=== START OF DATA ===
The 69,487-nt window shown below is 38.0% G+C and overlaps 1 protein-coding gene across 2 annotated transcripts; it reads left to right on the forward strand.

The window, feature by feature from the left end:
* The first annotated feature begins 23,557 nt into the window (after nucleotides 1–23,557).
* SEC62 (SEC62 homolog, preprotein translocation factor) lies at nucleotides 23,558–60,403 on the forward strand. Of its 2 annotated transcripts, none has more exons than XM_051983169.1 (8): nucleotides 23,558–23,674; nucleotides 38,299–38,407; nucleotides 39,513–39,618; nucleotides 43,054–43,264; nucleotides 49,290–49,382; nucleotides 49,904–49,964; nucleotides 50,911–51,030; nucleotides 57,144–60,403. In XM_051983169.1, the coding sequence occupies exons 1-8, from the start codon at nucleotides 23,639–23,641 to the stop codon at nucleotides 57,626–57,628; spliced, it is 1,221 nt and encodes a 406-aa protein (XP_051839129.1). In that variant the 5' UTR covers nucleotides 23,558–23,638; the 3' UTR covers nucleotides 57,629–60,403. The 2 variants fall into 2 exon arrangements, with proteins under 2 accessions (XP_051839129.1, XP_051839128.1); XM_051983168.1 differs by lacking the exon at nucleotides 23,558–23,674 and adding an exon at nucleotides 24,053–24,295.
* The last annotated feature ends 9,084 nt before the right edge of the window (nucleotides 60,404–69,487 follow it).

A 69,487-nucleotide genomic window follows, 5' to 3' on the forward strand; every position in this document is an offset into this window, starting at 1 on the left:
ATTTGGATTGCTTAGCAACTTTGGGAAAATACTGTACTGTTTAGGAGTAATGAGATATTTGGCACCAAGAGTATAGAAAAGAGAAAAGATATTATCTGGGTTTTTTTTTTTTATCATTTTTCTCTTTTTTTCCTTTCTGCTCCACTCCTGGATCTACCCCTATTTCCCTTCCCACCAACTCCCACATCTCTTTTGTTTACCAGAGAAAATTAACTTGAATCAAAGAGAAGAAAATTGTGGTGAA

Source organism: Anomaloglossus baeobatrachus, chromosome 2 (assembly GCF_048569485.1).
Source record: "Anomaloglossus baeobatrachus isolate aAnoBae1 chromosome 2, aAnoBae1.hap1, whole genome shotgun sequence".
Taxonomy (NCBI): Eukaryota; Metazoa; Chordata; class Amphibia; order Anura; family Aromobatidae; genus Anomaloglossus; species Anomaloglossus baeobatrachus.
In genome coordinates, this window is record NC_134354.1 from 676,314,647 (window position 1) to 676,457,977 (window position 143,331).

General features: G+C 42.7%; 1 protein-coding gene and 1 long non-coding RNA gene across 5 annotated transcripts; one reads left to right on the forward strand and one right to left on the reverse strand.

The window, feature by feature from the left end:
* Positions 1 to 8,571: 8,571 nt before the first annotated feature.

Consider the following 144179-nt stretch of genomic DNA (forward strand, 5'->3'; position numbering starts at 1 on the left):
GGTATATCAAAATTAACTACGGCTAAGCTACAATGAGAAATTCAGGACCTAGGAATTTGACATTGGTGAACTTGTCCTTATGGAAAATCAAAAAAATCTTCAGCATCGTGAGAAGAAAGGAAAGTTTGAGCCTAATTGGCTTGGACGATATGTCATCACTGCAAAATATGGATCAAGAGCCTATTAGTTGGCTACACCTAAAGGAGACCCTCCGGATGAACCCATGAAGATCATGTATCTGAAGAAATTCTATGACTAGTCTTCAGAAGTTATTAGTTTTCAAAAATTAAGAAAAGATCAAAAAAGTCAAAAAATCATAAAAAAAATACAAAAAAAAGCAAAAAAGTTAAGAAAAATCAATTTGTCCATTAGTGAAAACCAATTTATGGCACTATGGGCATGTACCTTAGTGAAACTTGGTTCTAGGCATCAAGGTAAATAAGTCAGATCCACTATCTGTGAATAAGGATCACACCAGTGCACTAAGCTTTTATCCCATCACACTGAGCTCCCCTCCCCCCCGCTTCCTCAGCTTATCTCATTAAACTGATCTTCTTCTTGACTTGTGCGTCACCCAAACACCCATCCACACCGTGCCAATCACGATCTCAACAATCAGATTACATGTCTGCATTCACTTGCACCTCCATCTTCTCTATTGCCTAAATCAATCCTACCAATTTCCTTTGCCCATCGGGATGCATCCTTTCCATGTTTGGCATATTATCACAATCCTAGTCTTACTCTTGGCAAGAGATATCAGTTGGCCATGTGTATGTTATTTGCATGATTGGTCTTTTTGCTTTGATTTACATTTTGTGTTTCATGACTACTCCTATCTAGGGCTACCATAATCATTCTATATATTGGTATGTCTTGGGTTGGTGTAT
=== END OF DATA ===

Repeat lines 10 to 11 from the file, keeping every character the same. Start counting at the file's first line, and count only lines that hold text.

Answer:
Taxonomy (NCBI): Eukaryota; Metazoa; Chordata; class Amphibia; order Anura; family Aromobatidae; genus Anomaloglossus; species Anomaloglossus baeobatrachus.
In genome coordinates, this window is record NC_134354.1 from 676,314,647 (window position 1) to 676,457,977 (window position 143,331).